Monday, February 23, 2009

Week 5 The 1930s and the Changing Frontier

When did the frontier close? Turner thought that the frontier closed in 1890, citing the federal census definition of people per acre. Limerick argued that there was more continuity than discontinuity around 1890s, especially because more federal land was distributed after 1890 than before -- and also because there are now fewer people per acre in much of the west than there were in 1890. Limerick also pointed out that there may not be one definable closing of the frontier.

But this week's reading by John Mack Faragher and Robert Hine argues that the 1930s were actually a significant turning point in the history of the American frontier. 

In the 1930s, decades of overplowing the Great Plains led to the environmental crisis known as the "Dust Bowl," when wind tore off the topsoil, 24 million farm acres turned to desert, and the rural west was faced with economic collapse. Farmers moved from the Great Plains states in desperate search of work in California. This image by Dorothea Lange shows some of the desperation of the Dust Bowl refugees, a very different pioneer image than those that Turner wrote about. If you're still looking for a subject for your second midterm, consider the 1940 movie, "Grapes of Wrath." It's a different vision of the frontier than Turner ever had, but it is still a vision of westering in hopes of economic mobility.

The federal government responded to the crisis of the Great Depression and the Dust Bowl with new farming laws and new funding for giant development projects, such as the Hoover Dam, which provided construction work, electricity, and industrial development. (It also led to the dominance of Henry J. Kaiser's Kaiser Corporation, a building contractor who eventually designed the healthcare that many of you now use.) 

The government has always been involved in subsidizing the west, including funding Indian removal, railroad development, government land-sales, and irrigation projects that were all crucial to European settlement of the American west.

"During any week, some Western politician or businessman will deliver a speech celebrating the ideal of regional independence," Limerick wrote in Legacy of Conquest, but that politician or businessman will be historically ignorant, supporting Turner's myth that slid into John Wayne's acting, while ignoring the long history of western dependence on the government and corporations. Limerick concluded, "Especially in the American West, where the federal government, outside capital, and the market have always been powerful factors of change, the limits on personal autonomy do not seem like news. And yet ... in a region where human interdependence has been self-evident, Westerners have woven a net of denial."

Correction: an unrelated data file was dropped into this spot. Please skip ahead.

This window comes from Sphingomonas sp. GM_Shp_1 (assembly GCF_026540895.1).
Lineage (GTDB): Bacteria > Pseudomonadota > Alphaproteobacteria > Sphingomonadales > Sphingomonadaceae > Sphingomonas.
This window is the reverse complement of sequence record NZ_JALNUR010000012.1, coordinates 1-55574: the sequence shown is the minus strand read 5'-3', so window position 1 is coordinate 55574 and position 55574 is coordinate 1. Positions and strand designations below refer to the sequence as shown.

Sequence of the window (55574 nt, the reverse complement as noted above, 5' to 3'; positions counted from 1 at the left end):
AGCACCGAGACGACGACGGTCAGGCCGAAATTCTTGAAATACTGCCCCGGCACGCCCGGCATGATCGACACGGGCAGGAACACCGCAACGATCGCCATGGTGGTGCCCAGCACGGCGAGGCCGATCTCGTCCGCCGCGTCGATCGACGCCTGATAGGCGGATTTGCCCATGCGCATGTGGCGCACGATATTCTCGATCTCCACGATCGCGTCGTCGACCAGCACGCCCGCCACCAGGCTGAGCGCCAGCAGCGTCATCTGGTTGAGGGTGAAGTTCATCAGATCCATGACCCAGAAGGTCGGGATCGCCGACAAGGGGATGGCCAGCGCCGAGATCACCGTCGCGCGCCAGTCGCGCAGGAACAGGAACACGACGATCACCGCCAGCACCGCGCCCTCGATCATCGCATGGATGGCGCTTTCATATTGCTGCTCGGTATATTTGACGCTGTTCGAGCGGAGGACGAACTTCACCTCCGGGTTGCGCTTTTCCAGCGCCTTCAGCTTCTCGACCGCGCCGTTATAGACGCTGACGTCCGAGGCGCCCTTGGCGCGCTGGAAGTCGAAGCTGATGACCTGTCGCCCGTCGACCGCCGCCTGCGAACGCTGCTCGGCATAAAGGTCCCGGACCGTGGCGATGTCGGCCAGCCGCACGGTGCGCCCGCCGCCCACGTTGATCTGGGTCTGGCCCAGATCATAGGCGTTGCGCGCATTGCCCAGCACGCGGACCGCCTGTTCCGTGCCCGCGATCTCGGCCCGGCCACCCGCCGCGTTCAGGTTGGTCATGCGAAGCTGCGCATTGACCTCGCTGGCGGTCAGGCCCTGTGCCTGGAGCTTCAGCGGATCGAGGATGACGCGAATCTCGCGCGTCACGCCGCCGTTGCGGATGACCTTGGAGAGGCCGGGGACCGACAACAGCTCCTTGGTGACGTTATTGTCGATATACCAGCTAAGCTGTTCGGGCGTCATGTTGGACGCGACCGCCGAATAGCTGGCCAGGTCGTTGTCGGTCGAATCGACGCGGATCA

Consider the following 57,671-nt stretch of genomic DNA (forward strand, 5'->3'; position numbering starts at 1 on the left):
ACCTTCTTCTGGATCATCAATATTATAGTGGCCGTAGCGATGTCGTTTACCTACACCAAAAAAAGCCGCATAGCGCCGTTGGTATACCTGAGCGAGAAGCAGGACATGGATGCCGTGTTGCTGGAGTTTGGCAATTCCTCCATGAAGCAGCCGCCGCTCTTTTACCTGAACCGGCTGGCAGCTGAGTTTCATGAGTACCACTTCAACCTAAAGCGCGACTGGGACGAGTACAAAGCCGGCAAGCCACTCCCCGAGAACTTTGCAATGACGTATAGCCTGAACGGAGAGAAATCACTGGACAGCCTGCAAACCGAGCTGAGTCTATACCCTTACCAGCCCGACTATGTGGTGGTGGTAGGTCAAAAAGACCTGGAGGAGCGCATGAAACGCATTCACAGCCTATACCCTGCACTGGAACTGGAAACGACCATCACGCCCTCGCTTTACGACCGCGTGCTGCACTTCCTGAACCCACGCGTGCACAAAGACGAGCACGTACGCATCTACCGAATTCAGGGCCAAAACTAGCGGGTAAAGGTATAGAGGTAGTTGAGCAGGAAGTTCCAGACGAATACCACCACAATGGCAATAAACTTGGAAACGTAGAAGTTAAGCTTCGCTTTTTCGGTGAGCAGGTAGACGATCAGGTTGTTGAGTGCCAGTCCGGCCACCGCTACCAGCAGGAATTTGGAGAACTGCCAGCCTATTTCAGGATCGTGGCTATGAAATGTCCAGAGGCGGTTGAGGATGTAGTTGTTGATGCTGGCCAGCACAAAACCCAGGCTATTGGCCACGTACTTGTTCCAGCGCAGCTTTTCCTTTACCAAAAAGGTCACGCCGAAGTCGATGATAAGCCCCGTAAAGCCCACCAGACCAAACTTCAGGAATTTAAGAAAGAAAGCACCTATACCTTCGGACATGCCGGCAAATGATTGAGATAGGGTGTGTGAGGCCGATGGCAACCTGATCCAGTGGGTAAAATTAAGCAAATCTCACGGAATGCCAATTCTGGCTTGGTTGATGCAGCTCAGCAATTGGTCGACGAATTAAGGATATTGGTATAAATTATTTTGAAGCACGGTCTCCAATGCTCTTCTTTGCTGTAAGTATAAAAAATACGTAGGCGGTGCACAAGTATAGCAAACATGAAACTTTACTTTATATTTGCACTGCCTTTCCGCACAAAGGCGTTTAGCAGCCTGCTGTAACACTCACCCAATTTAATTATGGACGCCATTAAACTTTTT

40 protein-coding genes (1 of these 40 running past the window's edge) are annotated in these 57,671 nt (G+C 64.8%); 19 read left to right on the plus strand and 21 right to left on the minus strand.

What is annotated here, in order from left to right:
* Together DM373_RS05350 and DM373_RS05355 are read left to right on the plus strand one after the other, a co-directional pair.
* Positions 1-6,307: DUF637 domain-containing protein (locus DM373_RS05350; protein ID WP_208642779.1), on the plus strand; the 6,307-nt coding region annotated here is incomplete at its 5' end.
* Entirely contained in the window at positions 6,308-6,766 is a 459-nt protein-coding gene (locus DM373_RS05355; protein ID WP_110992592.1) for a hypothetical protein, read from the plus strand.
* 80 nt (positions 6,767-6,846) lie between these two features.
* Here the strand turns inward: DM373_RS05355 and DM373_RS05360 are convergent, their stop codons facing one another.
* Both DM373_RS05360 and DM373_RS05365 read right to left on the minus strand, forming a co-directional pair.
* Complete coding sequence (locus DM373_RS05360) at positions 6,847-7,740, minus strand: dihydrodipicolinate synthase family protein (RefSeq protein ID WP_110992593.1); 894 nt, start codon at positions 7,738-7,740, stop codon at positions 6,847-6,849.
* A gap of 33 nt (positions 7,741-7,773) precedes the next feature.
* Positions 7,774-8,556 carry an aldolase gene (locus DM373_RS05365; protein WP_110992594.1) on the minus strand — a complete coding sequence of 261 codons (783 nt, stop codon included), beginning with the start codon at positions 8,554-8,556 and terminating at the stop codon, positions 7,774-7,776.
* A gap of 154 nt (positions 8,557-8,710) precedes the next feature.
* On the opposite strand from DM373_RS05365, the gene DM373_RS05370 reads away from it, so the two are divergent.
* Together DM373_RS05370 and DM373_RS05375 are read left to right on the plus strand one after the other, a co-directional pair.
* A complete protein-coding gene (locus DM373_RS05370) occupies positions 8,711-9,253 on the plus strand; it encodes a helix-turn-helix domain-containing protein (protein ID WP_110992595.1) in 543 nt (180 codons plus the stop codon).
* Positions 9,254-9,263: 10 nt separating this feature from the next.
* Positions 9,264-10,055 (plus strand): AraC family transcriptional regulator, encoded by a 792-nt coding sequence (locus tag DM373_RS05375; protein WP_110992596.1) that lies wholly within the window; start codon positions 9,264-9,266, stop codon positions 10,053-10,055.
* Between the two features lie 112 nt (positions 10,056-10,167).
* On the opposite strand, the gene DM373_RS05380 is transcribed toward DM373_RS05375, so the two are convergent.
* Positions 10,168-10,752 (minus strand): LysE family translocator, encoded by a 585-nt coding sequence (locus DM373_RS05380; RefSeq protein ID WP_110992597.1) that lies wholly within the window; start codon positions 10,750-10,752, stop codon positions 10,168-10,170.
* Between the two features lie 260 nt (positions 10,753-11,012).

In the 1930s, though, it was hard to deny the corporate and governmental forces that built the monumental Hoover Dam, which was then the world's largest concrete structure and largest electric-power generator. Look at that photo of the Hoover Dam and think of how much it contradicts Turner.

The 1930s, our reading points out, also marked a change in Indian policy, from forced assimilation to slightly more respect for Native traditions. Here is a 1970 image from Judy Baca's "Great Wall of Los Angeles" mural, showing Indians interacting with government agents and market agents. After 1934, Indians on reservations were finally allowed to speak their own language, elect their own leaders, practice their own religions, and raise their own children. (Before that, Indian children were removed from their families and placed in boarding schools that hoped to assimilate them into a different norm.) For Indians, 1934 was certainly a turning point in western history.

Another turning point: after 1935, the federal government stopped selling off or giving away public lands, lands which the government had been distributing since 1784. This, according to your reading in Faragher and Hine, "truly marked the passing of the nation's long era of frontier settlement."

Yet Limerick points not to land distribution but to tourism and nostalgia as indicators of the end of the frontier. Here is a 1931 photo of the rededication of Mission San Diego. After the mid-1800s, many California missions had crumbled with neglect. In the 1920s, automobile tourists and white Anglos eager to promote California history recreated the missions as tourism spots. 

El Camino Real is not really the route of the padres: that route varied with the seasons, and was privately owned by the 1920s. The El Camino Real that we drive on today is a recreation of a mythic past, promoted by a white woman who owned a concrete company and the only bell-foundry west of the Rockies. El Camino Real was designed to pass as many shops as possible, while nostalgizing a version of California past -- a version that happened to ignore many Indians and Mexicans of the present.

The 1920s and 30s was also when California schools began to teach mission history. When you were in 4th grade, you probably built your own mission. Did it include the whipping posts or mass graves? Did it include the automobiles or tourists? Trying to see that complete view of our past is the challenge of college history and especially American Studies.

The 1930s was one turning point. The 1940s, with the wartime economy, was another. We'll read about that later, especially when we study Disneyland and Fast Food Nation. Different scholars have differing perspectives, and you should eventually reach your own perspective, while thinking about both continuity and change in America's western frontier.

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